Drive-In Saturday Night 3: MACON COUNTY LINE (AIP 1974)/RETURN TO MACON COUNTY (AIP 1975)


Yee-haw! Southern Fried Exploitation was box office gold during the 1970’s, a  genre that usually had one or more of the following elements: race cars, moonshine, redneck sheriffs, scantily clad country girls, shotguns, and/or Burt Reynolds .  One of the foremost practitioners of this art was Max Baer, namesake son of the heavyweight boxer and erstwhile Jethro Bodine of TV’s THE BEVERLY HILLBILLIES, who scored a surprise hit when he produced, wrote, and costarred in 1974’s MACON COUNTY LINE.

The story’s set in the 50’s, complete with some vintage tunes on the soundtrack (The Chords’ “Sh-Boom”, Laverne Baker’s “Jim Dandy”, Big Joe Turner’s “Corrine, Corrina”). “The story is true”, reads a pre-credits scrawl, “only the names have been changed” (Actually, the story was concocted by Baer and director Richard Compton, but what the hey…). Brothers Chris and Wayne Dixon (played by brothers Alan and Jesse Vint ) are a pair of fun lovin’ cats on a road trip through the Deep South before heading into the service. They pick up hitchhiking hottie Jenny Scott (Cheryl Waters) in Louisiana, and the three of them drift along down the highway.

The lighthearted tone ends on the return trip when the brother’s ’49 Chrysler breaks down in Georgia. The hick garage mechanic (Geoffrey Lewis in a funny part that seems almost improvised) tells them they need a fuel pump, but they don’t have enough cash, so he jury-rigs it for them. Gun-loving Macon County Deputy Reed Morgan (Baer) pulls into the garage and hassles the trio, letting them know in no uncertain terms to get out of town when their car’s repaired or be arrested for vagrancy. Morgan heads to pick up his son (Leif Garrett) at military school while the Dixons and Jenny wait for the slow-poke hick to fix the damn car.

While Morgan’s out of town, a pair of home-invading creeps (James Gammon, Timothy Scott) force their way into his house and rape and murder his wife (Joan Blackman ). The creeps also smoke a cop who pulls them over, but end up caught by the cop’s partner (Sam Gilman) after a car crash. Meanwhile, Morgan returns home with his boy to discover the carnage inside, sees the Dixon’s abandoned car near his house (the pump shit the bed again), and all hell breaks loose, as Morgan hunts down the trio into the dark Georgia night. The final portion of MACON COUNTY LINE plays like a horror film, with Chris, Wayne, and Jenny trapped in a nightmare, and a shocking surprise ending that packs a lethal punch!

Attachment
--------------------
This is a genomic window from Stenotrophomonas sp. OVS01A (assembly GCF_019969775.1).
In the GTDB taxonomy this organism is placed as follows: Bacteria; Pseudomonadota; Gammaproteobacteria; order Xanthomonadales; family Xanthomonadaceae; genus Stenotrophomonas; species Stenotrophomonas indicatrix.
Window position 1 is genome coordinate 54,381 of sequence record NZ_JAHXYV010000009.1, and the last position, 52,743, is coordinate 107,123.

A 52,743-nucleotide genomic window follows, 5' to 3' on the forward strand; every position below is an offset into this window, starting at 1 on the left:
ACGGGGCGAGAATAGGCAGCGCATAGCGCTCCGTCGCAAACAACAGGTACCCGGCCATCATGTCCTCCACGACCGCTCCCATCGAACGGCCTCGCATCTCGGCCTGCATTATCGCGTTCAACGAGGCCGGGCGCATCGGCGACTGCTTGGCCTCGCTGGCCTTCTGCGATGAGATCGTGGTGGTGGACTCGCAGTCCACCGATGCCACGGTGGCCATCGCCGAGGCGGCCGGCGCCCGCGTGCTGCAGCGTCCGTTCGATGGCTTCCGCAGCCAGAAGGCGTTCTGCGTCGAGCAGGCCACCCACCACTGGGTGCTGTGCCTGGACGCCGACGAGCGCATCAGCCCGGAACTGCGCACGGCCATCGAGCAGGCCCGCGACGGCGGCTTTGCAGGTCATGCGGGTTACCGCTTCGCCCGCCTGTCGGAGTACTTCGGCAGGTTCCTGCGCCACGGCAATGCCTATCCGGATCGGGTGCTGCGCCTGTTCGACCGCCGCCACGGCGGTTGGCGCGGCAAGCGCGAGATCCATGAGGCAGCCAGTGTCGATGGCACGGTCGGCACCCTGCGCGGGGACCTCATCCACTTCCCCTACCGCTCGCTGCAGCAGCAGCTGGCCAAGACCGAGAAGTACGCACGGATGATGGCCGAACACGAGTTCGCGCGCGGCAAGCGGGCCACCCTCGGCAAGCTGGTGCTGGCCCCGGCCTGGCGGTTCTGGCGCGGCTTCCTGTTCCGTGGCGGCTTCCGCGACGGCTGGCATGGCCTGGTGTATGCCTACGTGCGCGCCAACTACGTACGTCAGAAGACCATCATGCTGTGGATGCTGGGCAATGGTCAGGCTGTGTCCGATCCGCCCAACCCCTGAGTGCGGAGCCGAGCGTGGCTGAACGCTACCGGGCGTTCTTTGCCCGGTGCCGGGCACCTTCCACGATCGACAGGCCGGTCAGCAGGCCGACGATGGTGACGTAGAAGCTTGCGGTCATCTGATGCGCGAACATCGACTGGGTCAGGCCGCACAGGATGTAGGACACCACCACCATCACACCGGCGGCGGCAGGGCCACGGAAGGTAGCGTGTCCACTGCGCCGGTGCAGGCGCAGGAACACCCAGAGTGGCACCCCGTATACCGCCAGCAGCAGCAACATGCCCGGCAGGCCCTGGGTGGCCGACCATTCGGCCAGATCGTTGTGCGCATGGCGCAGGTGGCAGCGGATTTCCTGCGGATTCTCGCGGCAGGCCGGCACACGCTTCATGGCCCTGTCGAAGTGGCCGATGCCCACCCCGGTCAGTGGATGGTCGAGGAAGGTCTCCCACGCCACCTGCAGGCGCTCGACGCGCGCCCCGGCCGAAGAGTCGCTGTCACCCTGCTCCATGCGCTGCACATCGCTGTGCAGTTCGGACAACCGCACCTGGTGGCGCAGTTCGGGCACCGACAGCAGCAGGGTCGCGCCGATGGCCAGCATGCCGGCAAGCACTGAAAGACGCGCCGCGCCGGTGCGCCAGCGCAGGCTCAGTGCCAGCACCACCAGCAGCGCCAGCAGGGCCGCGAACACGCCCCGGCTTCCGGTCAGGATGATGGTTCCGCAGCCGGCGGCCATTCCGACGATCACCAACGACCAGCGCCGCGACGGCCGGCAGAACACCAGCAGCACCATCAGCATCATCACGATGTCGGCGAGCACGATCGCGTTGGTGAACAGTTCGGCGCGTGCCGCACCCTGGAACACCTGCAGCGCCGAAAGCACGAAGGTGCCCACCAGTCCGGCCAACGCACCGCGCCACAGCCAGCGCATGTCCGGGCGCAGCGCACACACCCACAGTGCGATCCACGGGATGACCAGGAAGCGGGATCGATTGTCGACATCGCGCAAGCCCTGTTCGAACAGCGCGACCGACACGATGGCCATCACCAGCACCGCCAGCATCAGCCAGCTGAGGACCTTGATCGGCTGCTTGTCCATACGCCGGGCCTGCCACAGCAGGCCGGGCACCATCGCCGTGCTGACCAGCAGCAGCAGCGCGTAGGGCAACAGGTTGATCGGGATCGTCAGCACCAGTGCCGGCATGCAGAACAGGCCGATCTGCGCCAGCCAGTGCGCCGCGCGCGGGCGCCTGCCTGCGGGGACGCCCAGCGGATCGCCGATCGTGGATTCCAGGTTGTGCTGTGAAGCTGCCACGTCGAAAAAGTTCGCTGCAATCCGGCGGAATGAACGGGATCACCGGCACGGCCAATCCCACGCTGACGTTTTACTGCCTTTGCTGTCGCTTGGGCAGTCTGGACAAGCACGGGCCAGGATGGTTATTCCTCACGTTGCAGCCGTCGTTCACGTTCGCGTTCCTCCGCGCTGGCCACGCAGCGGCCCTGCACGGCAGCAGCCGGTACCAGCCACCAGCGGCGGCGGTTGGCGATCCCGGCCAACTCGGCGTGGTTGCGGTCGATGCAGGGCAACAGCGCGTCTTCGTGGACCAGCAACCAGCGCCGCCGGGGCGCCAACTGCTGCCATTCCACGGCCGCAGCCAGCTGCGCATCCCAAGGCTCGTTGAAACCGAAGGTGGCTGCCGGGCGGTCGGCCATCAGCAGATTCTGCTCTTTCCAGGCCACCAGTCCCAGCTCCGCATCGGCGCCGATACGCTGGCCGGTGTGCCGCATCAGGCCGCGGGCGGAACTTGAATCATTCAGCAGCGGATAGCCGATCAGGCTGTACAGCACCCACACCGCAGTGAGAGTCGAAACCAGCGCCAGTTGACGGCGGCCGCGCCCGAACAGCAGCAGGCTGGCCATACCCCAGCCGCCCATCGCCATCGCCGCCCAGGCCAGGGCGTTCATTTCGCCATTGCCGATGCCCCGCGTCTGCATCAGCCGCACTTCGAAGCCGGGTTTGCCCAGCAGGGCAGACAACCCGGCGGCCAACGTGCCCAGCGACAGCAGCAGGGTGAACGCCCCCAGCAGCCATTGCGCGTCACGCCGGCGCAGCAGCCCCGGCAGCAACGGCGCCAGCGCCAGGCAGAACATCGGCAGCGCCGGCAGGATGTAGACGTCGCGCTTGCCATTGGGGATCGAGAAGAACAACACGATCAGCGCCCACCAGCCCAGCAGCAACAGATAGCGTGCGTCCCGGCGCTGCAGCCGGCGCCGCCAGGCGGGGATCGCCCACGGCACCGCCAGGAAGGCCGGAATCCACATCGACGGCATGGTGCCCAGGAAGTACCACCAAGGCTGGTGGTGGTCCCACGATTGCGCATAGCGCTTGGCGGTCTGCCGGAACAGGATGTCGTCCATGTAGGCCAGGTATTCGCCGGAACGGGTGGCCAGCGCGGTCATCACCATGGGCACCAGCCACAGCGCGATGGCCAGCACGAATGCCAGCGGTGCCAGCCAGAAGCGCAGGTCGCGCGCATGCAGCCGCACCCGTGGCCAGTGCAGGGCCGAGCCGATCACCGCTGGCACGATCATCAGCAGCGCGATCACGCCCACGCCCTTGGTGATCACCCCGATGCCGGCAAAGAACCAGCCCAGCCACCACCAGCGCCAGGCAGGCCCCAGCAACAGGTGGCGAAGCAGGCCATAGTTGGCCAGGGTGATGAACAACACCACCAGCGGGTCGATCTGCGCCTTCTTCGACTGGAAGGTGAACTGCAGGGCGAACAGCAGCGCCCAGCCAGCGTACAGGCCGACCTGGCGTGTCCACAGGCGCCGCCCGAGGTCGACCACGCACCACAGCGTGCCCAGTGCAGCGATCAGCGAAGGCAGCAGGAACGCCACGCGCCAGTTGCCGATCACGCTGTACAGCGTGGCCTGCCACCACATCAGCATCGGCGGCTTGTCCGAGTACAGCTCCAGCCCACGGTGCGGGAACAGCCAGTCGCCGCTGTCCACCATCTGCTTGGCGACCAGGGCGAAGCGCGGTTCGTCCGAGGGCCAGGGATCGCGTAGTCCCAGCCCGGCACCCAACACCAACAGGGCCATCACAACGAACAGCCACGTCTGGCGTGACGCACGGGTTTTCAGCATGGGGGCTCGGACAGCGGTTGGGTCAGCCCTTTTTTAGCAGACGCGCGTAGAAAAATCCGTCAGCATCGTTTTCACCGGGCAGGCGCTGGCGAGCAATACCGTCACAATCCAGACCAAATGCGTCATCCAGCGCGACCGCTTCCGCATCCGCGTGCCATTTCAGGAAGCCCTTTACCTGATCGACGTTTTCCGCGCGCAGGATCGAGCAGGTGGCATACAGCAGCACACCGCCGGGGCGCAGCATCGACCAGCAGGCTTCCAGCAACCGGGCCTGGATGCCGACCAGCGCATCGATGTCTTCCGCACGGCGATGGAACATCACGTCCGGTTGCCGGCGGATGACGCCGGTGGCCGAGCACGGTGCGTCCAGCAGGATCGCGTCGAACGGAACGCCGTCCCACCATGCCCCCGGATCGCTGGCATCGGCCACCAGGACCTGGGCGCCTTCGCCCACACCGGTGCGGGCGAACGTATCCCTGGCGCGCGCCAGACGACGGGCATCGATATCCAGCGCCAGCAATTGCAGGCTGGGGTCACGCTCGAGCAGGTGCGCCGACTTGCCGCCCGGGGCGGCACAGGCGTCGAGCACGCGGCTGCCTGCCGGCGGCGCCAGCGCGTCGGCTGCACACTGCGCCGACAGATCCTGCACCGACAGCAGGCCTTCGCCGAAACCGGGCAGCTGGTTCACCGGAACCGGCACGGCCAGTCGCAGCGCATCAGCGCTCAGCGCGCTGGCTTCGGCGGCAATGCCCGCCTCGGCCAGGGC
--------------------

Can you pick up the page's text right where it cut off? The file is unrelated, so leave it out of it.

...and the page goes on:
The camerawork by DP Daniel Lacambre is startlingly good for a low-budget effort like this, and Compton’s direction helps ratchet up the tension. Baer gives a surprisingly effective performance as the ramrod-straight Morgan, shattering his country bumpkin Jethro image forever. Bobbie Gentry sings the closing credits theme song “Another Place, Another Time”, and Baer would later produce and direct the film adaptation of her biggest hit, “Ode to Billy Joe”. MACON COUNTY LINE was the most profitable film of the year, costing $225,000 and raking in over $30 million worldwide, so you just know a sequel was inevitable.

While Jesse and Alan Vint never rose much above low-budget Exploitation fare, the stars of 1975’s RETURN TO MACON COUNTY – Don Johnson and Nick Nolte – certainly did. Baer wasn’t involved in this, so writer/director Compton takes sole responsibility for this 1958-set sequel (despite several anachronisms, like Hamburger Helper on the general store shelves and a 70’s-era Smokey the Bear public service billboard), and guess what – it’s not bad! Compton seems to be going for an AMERICAN GRAFFITI vibe, only with a harder and darker edge. Like it’s predecessor, RETURN TO MACON COUNTY is peppered with classic 50’s rock on the soundtrack (Fats Domino, Chuck Berry , Eddie Cochran, Ricky Nelson , The Fleetwoods, The Ventures), otherwise it has little to no relationship to the original besides the title.

Since most of the protagonists in MACON COUNTY LINE wound up dead, we’re introduced to Nolte and Johnson as Bo and Luke – umm, that’s Bo and Harley – and their spiffy, fuel-injected ’57 Chevy, which they plan on driving out to California to enter and win the Grand National. Along the way, they pick up wild child waitress Junelle (Robin Mattson) and cruise on down the highway. When Harley gets in a jam with some local JD’s (that’s Juvenile Delinquents) and loses all their money, the trio go back to town to retrieve it, with crazy Junelle pulling a gun on the JD’s! They cause quite a ruckus, and run afoul of Macon County Police Sgt. Wittaker (the always-hissable Robert Viharo). Bo punches the cop out, and the chase is on, with both the JD’s and a pissed off Wittaker out for revenge…